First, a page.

"We started out with a planet that was just rocks and water and gasses," says Professor Nita Sahai. "How do you go from that to something that is basically covered with life in every possible environmental niche that you look?"
Professor Sahai is a geochemist at the University of Akron. Geochemists usually study the makeup of Earth’s rocks and minerals, but Professor Sahai is in pursuit of the origins of life. To make a cell, you first need a membrane. Professor Sahai is researching how membranes could spontaneously form before there was life to make them.
"If you tell me that planetary scientists can figure out for me the minerology of Mars, I can tell you whether the surface charge on those minerals would be positive or negative, if there were water present, and so then we can have a prediction on whether these minerals would have helped or hindered the self-assembly of a membrane," Sahai says.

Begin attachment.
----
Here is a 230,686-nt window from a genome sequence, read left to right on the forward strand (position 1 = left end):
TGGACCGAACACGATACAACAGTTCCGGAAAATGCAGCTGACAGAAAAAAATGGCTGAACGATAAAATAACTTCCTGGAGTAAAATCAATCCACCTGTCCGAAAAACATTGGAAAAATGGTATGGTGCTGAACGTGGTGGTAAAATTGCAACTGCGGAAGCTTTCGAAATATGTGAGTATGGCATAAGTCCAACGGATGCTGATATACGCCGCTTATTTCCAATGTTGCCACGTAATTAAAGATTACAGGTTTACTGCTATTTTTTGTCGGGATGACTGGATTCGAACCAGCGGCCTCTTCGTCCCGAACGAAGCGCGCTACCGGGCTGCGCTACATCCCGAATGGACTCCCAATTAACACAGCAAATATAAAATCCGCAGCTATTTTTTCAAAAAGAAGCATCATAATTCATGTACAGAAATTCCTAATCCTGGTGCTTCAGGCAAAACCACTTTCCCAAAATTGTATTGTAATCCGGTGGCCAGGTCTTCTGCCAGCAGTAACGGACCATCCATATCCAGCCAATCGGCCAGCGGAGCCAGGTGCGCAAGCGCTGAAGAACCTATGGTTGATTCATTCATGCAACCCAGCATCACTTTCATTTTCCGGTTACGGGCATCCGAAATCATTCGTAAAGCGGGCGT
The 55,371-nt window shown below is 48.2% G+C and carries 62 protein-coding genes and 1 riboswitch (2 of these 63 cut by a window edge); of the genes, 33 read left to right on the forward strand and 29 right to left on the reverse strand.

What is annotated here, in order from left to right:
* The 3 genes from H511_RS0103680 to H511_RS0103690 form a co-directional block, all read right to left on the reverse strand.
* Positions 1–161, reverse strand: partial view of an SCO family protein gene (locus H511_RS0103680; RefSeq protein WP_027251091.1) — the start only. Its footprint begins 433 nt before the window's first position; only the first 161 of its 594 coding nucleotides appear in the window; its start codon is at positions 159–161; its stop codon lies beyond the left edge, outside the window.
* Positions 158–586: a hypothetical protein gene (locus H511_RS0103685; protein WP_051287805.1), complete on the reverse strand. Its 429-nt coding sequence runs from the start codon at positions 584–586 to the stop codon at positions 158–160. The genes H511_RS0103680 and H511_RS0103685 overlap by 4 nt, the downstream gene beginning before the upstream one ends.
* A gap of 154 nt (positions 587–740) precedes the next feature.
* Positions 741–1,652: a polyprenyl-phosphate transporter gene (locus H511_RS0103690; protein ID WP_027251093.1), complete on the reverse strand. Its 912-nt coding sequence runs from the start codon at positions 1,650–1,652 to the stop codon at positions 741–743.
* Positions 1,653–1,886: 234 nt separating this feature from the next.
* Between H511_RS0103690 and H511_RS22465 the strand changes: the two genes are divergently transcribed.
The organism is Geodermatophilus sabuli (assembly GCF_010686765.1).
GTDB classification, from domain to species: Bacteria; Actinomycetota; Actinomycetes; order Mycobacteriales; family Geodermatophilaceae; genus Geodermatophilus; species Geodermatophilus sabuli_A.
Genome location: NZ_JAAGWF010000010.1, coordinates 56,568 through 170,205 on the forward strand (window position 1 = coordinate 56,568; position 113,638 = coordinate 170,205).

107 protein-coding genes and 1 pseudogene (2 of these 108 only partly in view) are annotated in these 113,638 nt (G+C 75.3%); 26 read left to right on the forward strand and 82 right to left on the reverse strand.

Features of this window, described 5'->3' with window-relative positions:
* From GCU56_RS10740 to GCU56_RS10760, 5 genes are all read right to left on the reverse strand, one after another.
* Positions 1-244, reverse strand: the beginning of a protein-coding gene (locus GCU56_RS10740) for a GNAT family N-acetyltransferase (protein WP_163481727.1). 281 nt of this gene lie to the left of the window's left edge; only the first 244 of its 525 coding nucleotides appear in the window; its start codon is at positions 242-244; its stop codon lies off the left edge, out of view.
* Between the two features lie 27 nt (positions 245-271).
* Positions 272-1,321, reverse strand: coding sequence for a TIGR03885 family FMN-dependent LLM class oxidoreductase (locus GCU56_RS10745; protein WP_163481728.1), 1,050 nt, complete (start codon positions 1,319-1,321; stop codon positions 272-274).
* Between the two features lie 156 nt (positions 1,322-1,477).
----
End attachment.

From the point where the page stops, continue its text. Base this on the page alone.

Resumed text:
Professor Sahai’s group is also working to show that once you have this membrane, minerals may help set up an electrochemical gradient across it and, perhaps, jump-start the cell’s metabolism.
"So, we’re basically trying to do a way of generating an electrochemical gradient across a membrane using minerals as catalysts to mimic the enzymes that are in membranes in modern life," Sahai says.
With Sahai's evidence that membranes can form spontaneously, and begin the chemical reactions of life, the mystery of the origins of life may finally begin to unravel.